We flash back to the Negative Zone, six weeks ago. J-son of Spartax, has called a meeting of ambassadors for each of the galactic empires.

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Flash forward to London. The Guardians have each taken a ship and are doing their best to stop the Badoon attack.

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Rocket manages to fight his way to the cockpit of his ship. He sets the ships self-destruct sequence going and aims the ship at another of the Badoon ships. Unfortunately, Drax is onboard that one, and is a little worse for wear. Gamora makes an attempt to grab him before the collision, but Tony Stark manages to swoop in at the last second and save both of them.


Flash back to the Negative Zone. Freyja of Asgard, the All-Mother of the Nine Realms, isn’t too happy about J-son’s suggestion to destroy the Earth, as it belongs to her kingdom.

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Back on Earth, the Guardians have defeated the Badoon. They are still unsure as to whether or not more will be coming, since communication is still down. Suddenly, they are greeted by some Spartax space cops…


Well, no good deed goes unpunished. I must say this issue was a really great, well-balanced issue. The Guardians were more or less there for the big action set pieces, fighting, explosions, etc. which is where they thrive, so no complaints there. How ’bout that attitude from Rocket, though? (“Blam! Murdered you!”). If there’s one thing I thought was unnecessary, it’s the constant shots of Groot, still a little sliver in a pot of dirt. I mean, I thought after the third time, he’d show up to save the day somehow, but even I know it takes more than a few minutes for him to grow back to full size. So I’m not really sure what the point of that was.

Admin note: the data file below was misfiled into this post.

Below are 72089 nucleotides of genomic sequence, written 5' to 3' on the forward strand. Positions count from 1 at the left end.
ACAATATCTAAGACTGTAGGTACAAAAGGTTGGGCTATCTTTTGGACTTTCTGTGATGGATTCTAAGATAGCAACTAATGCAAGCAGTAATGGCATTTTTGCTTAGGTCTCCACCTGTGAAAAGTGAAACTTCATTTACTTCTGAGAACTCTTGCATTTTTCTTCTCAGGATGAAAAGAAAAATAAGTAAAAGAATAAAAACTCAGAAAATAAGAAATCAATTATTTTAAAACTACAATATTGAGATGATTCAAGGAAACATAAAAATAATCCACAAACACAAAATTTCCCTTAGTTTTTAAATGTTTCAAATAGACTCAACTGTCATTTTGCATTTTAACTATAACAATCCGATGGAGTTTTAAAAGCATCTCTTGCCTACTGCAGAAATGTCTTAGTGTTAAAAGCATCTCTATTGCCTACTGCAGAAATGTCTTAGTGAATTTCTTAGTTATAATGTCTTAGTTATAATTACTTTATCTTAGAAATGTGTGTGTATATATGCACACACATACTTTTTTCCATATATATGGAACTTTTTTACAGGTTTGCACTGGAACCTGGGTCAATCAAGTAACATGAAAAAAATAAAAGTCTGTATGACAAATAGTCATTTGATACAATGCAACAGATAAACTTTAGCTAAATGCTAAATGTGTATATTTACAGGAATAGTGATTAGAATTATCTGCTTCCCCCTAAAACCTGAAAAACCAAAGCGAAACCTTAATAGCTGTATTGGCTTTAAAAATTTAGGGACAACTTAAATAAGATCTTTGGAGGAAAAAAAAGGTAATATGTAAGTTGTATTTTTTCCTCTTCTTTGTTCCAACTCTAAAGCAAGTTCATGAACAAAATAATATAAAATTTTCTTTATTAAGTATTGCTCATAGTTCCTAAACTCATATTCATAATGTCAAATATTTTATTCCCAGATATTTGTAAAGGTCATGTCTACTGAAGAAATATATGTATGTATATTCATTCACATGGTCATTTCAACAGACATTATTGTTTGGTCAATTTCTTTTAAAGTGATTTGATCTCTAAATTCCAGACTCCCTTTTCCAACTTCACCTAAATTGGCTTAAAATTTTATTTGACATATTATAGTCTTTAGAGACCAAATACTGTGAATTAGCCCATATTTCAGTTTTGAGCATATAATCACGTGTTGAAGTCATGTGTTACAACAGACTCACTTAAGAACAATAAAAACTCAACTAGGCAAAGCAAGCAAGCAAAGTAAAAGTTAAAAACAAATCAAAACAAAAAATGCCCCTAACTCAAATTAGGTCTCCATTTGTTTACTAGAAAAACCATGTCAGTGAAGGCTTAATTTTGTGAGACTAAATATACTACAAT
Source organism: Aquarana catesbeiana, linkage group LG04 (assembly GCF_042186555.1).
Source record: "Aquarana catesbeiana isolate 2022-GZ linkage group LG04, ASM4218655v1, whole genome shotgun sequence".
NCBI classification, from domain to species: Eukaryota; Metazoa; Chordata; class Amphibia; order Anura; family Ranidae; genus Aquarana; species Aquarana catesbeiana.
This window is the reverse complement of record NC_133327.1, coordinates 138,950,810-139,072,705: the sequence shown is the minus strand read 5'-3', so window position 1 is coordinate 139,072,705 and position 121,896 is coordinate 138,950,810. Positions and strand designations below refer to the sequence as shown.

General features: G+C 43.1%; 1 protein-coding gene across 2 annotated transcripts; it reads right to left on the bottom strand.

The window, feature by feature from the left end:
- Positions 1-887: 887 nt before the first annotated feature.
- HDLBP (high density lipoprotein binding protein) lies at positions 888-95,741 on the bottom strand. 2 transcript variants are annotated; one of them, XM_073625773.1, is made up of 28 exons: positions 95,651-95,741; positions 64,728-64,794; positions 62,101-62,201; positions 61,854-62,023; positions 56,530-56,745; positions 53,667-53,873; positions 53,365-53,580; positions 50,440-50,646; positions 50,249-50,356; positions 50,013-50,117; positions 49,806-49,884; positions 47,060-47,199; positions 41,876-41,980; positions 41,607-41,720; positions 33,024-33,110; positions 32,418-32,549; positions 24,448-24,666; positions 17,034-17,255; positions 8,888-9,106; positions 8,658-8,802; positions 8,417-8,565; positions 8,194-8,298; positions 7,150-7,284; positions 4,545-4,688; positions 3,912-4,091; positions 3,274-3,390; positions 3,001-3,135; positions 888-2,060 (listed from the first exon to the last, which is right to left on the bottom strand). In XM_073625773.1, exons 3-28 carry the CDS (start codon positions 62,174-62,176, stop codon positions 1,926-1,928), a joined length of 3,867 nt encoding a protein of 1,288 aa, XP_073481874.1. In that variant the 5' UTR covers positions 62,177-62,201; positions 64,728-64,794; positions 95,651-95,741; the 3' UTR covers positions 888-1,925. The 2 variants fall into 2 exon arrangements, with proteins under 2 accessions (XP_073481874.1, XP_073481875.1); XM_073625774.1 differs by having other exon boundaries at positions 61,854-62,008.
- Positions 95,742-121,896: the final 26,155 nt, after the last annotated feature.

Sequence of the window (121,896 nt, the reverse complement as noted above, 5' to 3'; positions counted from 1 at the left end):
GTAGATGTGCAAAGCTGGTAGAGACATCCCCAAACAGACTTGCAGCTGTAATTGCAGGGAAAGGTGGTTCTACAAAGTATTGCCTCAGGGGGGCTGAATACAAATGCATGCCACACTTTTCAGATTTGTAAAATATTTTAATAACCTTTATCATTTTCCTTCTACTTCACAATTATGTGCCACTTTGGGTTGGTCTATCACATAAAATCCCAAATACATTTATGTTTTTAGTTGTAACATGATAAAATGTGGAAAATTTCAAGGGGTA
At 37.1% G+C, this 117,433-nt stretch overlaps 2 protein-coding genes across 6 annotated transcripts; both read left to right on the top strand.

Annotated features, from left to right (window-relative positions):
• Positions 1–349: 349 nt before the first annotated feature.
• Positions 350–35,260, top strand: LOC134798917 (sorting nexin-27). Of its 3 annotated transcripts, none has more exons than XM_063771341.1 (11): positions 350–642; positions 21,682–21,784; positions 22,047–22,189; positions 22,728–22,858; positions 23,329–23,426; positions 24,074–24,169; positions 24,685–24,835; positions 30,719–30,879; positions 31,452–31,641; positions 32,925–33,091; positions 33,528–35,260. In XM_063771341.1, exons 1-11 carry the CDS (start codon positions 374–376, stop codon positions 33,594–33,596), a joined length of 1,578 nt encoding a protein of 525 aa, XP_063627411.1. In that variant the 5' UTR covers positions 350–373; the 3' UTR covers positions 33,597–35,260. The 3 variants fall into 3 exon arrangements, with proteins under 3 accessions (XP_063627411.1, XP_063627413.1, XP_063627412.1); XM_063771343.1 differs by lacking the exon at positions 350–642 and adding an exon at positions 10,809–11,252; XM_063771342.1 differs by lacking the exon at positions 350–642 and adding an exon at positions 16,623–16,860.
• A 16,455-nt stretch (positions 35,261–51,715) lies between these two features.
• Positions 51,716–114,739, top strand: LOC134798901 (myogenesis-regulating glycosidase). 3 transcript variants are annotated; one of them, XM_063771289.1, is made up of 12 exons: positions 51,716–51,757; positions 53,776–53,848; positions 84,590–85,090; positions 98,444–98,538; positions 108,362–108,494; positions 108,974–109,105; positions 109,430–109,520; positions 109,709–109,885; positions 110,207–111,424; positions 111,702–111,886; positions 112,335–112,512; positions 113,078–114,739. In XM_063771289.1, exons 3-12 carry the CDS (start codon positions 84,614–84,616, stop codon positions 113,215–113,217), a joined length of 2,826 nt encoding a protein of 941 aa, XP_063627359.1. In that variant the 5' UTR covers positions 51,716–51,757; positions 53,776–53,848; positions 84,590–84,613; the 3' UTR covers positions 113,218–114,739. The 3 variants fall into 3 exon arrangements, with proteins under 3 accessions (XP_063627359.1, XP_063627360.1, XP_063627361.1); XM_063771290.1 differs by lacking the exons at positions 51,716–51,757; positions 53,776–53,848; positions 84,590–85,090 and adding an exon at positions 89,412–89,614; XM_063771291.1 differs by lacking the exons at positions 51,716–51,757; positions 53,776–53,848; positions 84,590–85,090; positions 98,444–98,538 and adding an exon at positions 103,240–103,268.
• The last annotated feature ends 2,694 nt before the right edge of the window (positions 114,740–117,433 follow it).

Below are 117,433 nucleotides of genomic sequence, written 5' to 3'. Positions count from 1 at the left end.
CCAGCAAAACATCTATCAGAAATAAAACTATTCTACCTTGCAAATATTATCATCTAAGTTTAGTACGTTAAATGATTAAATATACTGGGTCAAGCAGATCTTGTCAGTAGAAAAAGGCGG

And then we had this whole other perspective in the Negative Zone flashbacks. Of course, Earth being a threat to the rest of the universe is a familiar storyline, but what I enjoyed about these particular scenes was the more or less agreement that Earth is insignificant to the rest of the universe. Not only does J-son seem alone in his opinion of Earth, but the freaking All-Mother of the Nine Realms goes out of her way to defend it. I have to say I wanted to cheer a little bit when she put him in his place.

Now, all of this happened six weeks before the Badoon attack on Earth, so obviously, the Badoon break the agreement to leave Earth alone, but why? Why would the Badoon attack the Earth at J-son’s command when J-son has his own people who could do it? Whatever the case may be, I’m sure Freyja’s gonna be pissed and hopefully we’ll get to see some of our favorite Asgardians. How cool would it be to see Thor and Sif in a Guardians of the Galaxy book?

Side note: Poor Captain Britain.


Guardians of the Galaxy #1


“Guardians of the Galaxy” by Brian Michael Bendis and Steve McNiven

I’m just going to say right off the bat that this issue is an incredible amount of fun.

We start out in a bar in the middle of the galaxy somewhere. Peter Quill is trying to pick up an attractive young Kree woman when maybe the best date killer ever shows up: Quill’s dad, J’son of Spartax.